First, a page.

Relief seen despite concerns over more Kyrene district layoffs

Economic conditions continue to worry Kyrene School District planners, but at least one glimmer of hope has buoyed their optimism.

Dr. David Schauer addressed parents and community groups at a pair of meetings, May 6 and 11, on budget issues that possibly will face the district in the 2009-10 school year.

“We are losing state funding because the money is just not there. Arizona is a tourist and retirement state that suffers from low property taxes, and because of that the schools get the short end of the stick. Education is 43 percent of the state budget yet it seems like we still need more money,” Schauer said.

“I feel like relief is on the horizon, however. The federal government and the new (Obama) administration are putting a bigger focus on education which should help in the next few years.”

Expecting anywhere from a $6.4 million to $13 million decrease, the district is preparing for budget cuts as well as how they plan on handling any such shortfalls.

“The last thing I want to do is lay off teachers,” said Schauer. He cautioned, however:

“Since 88 percent of our budget is teacher salaries’ it is hard not to decrease them. Unfortunately we have had to lay 68 teachers off.”

With an estimated enrollment decline and budget shrinkage coming from the state legislature, the district has mapped plans for certain situations. The preparation of these numerous plans is because the state legislature has yet to release their budget for education.

“What makes this difficult is the state has not given us our budget,” said Karin Smith, the district’s director of business services.

“Until we receive our actual numbers, this is all just speculation.”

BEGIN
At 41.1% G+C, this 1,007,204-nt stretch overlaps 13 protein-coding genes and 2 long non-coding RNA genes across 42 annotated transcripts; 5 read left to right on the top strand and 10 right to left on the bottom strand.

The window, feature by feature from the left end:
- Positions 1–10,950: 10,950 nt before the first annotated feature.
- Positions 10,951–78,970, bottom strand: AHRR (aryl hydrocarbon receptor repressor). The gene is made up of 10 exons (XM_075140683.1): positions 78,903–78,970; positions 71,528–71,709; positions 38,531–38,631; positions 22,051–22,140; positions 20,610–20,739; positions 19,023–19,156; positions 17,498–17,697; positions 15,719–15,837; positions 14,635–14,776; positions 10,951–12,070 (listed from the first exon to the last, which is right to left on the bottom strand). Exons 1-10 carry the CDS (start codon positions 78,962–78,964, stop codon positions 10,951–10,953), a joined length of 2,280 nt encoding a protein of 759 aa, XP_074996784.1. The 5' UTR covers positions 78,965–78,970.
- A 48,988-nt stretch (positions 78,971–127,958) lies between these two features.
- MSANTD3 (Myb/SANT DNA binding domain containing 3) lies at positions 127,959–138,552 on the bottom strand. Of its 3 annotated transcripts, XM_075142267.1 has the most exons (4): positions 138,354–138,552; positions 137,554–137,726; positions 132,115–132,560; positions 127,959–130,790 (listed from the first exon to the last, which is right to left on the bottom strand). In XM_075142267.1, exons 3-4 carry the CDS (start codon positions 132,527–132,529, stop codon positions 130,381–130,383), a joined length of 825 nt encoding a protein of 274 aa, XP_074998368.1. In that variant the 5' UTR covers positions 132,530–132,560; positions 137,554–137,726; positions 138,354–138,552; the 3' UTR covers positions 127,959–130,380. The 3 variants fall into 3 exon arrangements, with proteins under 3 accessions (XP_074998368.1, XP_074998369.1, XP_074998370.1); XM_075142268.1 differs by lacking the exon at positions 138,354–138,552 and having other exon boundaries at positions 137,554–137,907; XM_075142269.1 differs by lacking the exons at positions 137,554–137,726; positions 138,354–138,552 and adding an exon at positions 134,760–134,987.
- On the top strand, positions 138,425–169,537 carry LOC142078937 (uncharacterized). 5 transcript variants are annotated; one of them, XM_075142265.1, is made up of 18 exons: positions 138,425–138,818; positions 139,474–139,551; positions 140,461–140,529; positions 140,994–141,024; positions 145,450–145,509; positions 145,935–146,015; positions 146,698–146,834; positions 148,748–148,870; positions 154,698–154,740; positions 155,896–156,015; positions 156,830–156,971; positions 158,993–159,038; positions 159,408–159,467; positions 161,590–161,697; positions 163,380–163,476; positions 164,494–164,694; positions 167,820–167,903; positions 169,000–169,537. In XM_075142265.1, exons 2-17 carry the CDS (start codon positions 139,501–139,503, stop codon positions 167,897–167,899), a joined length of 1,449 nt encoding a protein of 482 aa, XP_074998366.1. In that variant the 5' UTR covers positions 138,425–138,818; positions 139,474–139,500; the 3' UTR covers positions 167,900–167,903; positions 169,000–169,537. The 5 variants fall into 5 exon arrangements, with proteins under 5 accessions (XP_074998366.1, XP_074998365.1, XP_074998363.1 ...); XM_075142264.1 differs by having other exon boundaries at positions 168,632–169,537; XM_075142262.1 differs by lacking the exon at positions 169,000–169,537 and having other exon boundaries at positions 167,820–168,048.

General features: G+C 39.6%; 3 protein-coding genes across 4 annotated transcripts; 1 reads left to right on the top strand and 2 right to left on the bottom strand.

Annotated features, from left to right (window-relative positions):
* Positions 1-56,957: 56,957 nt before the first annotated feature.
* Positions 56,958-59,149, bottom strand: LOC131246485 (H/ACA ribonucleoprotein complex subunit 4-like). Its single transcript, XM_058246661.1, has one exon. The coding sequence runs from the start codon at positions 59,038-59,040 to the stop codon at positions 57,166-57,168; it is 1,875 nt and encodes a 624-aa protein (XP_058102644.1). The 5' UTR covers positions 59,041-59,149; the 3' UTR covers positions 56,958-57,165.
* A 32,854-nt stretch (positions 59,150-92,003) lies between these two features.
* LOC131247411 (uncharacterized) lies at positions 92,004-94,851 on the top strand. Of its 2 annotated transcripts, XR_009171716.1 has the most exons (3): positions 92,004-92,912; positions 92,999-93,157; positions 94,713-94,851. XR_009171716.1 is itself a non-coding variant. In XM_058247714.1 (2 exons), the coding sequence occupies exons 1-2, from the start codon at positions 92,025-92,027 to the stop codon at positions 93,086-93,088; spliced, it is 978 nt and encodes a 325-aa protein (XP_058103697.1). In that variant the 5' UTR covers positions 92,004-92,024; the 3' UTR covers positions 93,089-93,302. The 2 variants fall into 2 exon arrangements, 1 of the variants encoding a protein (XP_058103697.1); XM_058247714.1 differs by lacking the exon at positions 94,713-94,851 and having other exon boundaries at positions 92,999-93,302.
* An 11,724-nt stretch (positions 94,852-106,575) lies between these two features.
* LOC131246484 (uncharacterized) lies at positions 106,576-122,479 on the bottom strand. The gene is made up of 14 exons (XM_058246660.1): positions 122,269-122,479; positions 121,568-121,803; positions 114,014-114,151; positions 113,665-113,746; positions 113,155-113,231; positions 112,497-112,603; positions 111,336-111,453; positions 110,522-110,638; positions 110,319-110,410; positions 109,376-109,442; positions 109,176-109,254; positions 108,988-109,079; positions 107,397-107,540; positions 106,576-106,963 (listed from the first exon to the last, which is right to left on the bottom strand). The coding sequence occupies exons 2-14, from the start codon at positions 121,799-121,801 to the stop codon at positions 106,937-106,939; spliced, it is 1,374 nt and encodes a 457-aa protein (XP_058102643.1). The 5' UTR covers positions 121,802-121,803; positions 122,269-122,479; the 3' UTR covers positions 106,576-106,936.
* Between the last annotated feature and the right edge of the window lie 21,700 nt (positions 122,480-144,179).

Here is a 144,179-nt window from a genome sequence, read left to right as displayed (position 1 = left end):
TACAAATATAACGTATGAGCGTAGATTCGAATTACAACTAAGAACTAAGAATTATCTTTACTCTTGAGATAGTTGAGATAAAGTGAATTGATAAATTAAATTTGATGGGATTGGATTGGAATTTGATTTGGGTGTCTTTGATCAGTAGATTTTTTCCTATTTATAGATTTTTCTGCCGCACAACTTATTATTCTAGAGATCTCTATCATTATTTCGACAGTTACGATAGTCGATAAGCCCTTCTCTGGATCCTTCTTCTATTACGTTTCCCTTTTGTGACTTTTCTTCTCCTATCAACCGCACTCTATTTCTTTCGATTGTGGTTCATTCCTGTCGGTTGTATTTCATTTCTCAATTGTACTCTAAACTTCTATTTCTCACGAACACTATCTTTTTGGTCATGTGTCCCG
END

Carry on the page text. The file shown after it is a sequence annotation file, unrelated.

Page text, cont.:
The district and the state’s schools are funded in many different and complicated ways, he said. The biggest area is from taxes and bonds that are voted on during elections. Along with these numerous funding sources come laws on how the money can be spent.

“One thing I do not think a lot of parents understand is the regulations (involving) school money,” Smith said.

“We have to follow state laws and rules on which money can be spent where. This is why some things can possibly be over funded and others are under-funded.”

Meanwhile, Smith noted, expenses are going up while population of the district schools goes down is for several reasons.

Maintenance and Operations (M&O) money is being cut from the state budget, Prop. 301 funding is being reduced by 38 percent, and the cost of utilities is going up.

These factors all make the budget feel tighter and tighter, she said.

With the district facing hard financial times, the superintendent said he still feels like the Kyrene District remains a very good district.

“Even though our budget is getting smaller, I want to assure parents that the quality of education their child is receiving is not,” Schauer said.

“Our training and support programs allow us to keep highly qualified teachers in the classrooms.”

The responsibility has seemed to fall to parents and community members who want to see change. The district encourages parents and community members to visit the district website, www.kyrene.org, for more information and to get involved. Questions, comments and suggestions are welcome.

“Parents need to call their representatives, vote for more money to go to schools and to put pressure upon the decision makers,” Schauer said.

“We ask for all the support we can get and hope someone listens.”

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